Native American artist trolls Trump with ‘Make America Native Again’ hats

A Navajo artist from Albuquerque, New Mexico has a message for Donald Trump.

Creator of “Make America Native Again” hats Vanessa Bowen told ABC News that she created the hats to bring attention to the message behind Trump’s campaign slogan “Make America Great Again.” Bowens also wants to raise awareness for marginalized and historically targeted indigenous peoples in America through satire.

“When Donald Trump says, ‘Make America Great Again,’ what time period is he talking about?” Bowen, who is 31, said. “A lot of people overlook that America’s history has been built upon injustice against other racial groups, including Native American people.”

Bowen says that “making America native again” means that the wider American culture learns about and respects Native American values and cultures. These have been largely disrespected and erased through centuries of European colonialism.

Via Bowen Creative

“It means going back to learning sustainability and learning to live in harmony with the environment,” she said. “It means going back to a matriarchal society in which we value and respect our women. It means going back to a sense of unity and community in which we nurture and care for each other rather than tear apart and divide each other.”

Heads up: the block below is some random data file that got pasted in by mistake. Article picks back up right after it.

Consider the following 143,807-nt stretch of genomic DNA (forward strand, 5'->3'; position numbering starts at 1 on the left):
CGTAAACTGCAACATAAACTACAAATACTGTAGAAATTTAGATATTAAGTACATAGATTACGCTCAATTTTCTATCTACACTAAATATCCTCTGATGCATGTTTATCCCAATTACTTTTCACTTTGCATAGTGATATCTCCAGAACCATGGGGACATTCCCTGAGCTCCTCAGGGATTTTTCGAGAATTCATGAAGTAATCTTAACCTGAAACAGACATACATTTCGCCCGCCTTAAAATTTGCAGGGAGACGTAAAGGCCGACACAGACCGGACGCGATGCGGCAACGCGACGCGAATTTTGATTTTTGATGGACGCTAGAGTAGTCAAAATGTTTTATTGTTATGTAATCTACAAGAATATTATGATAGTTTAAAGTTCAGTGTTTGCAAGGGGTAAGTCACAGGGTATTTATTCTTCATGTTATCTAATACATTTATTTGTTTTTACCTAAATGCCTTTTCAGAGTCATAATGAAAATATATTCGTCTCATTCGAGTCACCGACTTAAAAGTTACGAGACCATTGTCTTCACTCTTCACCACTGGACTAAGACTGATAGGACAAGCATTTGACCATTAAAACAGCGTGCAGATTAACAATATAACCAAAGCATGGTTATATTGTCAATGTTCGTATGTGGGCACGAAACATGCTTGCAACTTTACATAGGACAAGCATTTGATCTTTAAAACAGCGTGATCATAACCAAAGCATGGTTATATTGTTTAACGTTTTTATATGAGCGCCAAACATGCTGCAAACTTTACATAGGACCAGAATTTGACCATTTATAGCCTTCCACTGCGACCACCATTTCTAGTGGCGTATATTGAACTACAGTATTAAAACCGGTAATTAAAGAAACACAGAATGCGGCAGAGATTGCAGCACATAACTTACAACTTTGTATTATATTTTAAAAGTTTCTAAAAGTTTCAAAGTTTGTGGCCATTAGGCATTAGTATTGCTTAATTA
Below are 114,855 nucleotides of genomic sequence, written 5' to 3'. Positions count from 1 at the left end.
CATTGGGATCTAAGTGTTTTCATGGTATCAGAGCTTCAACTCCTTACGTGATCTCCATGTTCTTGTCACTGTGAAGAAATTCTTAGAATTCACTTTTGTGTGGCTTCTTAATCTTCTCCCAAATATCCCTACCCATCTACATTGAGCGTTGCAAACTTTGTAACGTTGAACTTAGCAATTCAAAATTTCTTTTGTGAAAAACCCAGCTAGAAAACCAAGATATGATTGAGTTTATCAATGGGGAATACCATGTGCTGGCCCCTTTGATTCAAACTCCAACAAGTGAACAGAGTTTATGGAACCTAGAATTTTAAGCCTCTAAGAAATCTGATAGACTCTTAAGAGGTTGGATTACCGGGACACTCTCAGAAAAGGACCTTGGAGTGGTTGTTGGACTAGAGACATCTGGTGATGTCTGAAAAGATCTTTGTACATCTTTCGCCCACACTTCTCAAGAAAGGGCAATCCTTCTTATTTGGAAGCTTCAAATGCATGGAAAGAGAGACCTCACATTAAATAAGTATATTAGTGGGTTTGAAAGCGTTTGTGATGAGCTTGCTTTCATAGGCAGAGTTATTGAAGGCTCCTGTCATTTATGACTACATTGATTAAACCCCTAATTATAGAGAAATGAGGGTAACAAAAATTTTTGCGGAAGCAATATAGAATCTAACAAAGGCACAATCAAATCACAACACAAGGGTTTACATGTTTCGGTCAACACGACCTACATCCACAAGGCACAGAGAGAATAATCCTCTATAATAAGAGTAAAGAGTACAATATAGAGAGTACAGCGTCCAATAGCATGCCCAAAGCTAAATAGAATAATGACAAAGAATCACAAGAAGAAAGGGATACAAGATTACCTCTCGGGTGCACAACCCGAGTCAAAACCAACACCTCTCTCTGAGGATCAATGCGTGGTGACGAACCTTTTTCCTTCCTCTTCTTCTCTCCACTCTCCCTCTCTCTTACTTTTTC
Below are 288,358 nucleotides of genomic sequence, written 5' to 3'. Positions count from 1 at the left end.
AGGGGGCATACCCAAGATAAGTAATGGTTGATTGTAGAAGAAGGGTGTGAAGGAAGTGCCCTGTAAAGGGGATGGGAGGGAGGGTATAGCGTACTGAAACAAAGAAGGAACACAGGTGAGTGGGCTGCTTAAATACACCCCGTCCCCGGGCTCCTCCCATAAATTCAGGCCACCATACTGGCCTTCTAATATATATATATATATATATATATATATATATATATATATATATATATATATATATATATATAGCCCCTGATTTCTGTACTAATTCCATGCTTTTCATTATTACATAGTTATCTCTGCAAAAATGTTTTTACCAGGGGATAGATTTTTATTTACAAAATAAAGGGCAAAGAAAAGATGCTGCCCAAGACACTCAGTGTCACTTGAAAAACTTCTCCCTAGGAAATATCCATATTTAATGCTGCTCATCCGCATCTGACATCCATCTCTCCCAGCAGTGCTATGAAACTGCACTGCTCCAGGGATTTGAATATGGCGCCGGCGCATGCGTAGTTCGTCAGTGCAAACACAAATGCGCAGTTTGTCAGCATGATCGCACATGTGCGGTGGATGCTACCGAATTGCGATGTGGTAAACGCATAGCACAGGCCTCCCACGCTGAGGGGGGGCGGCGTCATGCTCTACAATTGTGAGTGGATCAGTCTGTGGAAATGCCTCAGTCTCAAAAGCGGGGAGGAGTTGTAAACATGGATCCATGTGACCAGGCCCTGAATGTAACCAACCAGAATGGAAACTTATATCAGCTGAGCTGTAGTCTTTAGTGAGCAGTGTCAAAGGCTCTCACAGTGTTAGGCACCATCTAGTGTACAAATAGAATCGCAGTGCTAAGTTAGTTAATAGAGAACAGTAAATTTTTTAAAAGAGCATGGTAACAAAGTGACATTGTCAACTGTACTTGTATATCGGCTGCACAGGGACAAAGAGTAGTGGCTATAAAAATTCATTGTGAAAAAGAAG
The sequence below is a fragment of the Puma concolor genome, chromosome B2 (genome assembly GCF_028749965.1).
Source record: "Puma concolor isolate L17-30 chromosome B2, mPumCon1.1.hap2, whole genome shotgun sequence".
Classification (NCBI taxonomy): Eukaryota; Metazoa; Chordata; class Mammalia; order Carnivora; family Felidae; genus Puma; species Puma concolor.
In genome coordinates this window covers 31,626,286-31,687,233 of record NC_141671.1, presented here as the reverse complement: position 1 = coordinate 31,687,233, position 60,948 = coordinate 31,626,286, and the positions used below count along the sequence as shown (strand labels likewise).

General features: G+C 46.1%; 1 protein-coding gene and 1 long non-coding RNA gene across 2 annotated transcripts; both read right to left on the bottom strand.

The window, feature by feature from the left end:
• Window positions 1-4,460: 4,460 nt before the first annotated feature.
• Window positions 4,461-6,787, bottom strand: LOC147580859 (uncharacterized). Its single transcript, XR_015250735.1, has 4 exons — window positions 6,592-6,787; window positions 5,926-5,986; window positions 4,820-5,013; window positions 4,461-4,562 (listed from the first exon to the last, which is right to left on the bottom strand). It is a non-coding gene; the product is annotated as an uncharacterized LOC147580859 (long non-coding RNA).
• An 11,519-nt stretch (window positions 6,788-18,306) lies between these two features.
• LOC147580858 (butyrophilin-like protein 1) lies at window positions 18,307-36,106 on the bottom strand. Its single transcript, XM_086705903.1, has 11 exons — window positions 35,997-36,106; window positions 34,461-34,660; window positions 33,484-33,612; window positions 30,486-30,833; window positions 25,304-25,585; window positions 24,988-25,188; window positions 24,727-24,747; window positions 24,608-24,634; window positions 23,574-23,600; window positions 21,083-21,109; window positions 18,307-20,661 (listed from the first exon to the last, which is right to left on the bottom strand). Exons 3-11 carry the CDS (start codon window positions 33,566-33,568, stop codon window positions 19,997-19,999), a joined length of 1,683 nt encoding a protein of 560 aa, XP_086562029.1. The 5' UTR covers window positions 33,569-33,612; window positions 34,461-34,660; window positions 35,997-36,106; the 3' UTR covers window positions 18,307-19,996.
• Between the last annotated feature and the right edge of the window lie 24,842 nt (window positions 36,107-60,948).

She also says that Donald Trump’s campaign is an attack on these traditionally Native American values.

While Bowen initially only made hats for her circle of friends, she has since received more orders and requests for hats from others in her community. Over 1000 of the hats have been sold so far.

The “Make America Native Again” hats are currently being sold for $30 on her website.

Bowen says that it is encouraging that her message is resonating with so many people. However, she has received some “hateful” online backlash containing “ignorant stereotypes about Native Americans.” One of Bowen’s main goals is to help open people up to the truths about her community so those stereotypes fade.

“I just want to spread more awareness about Native Americans and encourage more natives to write and tell our own stories so more people can know the truth and don’t have to rely on these false stereotypes,” She said.

Featured image via Bowen Creative/Gage Skidmore 

Isadora Teich

Isadora Teich is a freelance writer and digital nomad who has worked in web marketing, digital branding, entertainment, and news. When not writing or traveling she is probably doing yoga, learning Spanish, or experimenting in the kitchen.